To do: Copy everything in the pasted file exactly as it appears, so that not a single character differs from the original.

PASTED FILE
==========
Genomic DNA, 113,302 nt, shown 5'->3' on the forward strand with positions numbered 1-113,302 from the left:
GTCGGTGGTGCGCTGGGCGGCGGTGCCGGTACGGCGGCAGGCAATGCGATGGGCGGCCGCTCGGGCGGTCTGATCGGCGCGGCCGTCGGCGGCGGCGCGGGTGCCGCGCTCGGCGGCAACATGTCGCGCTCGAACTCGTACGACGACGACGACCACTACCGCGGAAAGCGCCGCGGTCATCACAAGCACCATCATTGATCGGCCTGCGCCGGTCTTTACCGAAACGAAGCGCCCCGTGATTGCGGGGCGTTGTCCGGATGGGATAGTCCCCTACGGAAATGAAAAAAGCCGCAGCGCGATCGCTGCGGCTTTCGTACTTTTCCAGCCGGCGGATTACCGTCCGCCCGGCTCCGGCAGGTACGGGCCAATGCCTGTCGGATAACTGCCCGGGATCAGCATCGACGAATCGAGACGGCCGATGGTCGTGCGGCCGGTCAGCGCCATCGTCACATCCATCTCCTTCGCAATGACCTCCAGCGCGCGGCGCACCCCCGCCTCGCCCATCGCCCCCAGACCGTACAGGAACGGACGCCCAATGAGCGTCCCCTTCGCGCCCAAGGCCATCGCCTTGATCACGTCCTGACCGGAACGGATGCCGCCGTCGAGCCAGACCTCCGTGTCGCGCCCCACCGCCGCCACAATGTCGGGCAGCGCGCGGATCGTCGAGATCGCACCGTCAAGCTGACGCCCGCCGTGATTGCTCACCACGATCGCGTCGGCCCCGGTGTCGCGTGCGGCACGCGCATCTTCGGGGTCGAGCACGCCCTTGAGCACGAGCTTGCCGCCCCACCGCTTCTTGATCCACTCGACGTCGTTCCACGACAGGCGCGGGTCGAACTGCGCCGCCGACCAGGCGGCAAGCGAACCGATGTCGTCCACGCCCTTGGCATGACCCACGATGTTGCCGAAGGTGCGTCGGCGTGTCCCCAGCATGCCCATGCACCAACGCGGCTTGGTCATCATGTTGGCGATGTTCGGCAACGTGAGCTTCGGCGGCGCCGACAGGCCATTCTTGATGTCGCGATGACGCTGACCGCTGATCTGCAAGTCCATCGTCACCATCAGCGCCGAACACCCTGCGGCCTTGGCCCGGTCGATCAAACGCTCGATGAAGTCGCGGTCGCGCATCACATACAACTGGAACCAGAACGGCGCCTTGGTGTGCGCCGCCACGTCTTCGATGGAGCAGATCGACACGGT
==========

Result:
Genomic DNA, 113,302 nt, shown 5'->3' on the forward strand with positions numbered 1-113,302 from the left:
GTCGGTGGTGCGCTGGGCGGCGGTGCCGGTACGGCGGCAGGCAATGCGATGGGCGGCCGCTCGGGCGGTCTGATCGGCGCGGCCGTCGGCGGCGGCGCGGGTGCCGCGCTCGGCGGCAACATGTCGCGCTCGAACTCGTACGACGACGACGACCACTACCGCGGAAAGCGCCGCGGTCATCACAAGCACCATCATTGATCGGCCTGCGCCGGTCTTTACCGAAACGAAGCGCCCCGTGATTGCGGGGCGTTGTCCGGATGGGATAGTCCCCTACGGAAATGAAAAAAGCCGCAGCGCGATCGCTGCGGCTTTCGTACTTTTCCAGCCGGCGGATTACCGTCCGCCCGGCTCCGGCAGGTACGGGCCAATGCCTGTCGGATAACTGCCCGGGATCAGCATCGACGAATCGAGACGGCCGATGGTCGTGCGGCCGGTCAGCGCCATCGTCACATCCATCTCCTTCGCAATGACCTCCAGCGCGCGGCGCACCCCCGCCTCGCCCATCGCCCCCAGACCGTACAGGAACGGACGCCCAATGAGCGTCCCCTTCGCGCCCAAGGCCATCGCCTTGATCACGTCCTGACCGGAACGGATGCCGCCGTCGAGCCAGACCTCCGTGTCGCGCCCCACCGCCGCCACAATGTCGGGCAGCGCGCGGATCGTCGAGATCGCACCGTCAAGCTGACGCCCGCCGTGATTGCTCACCACGATCGCGTCGGCCCCGGTGTCGCGTGCGGCACGCGCATCTTCGGGGTCGAGCACGCCCTTGAGCACGAGCTTGCCGCCCCACCGCTTCTTGATCCACTCGACGTCGTTCCACGACAGGCGCGGGTCGAACTGCGCCGCCGACCAGGCGGCAAGCGAACCGATGTCGTCCACGCCCTTGGCATGACCCACGATGTTGCCGAAGGTGCGTCGGCGTGTCCCCAGCATGCCCATGCACCAACGCGGCTTGGTCATCATGTTGGCGATGTTCGGCAACGTGAGCTTCGGCGGCGCCGACAGGCCATTCTTGATGTCGCGATGACGCTGACCGCTGATCTGCAAGTCCATCGTCACCATCAGCGCCGAACACCCTGCGGCCTTGGCCCGGTCGATCAAACGCTCGATGAAGTCGCGGTCGCGCATCACATACAACTGGAACCAGAACGGCGCCTTGGTGTGCGCCGCCACGTCTTCGATGGAGCAGATCGACACGGT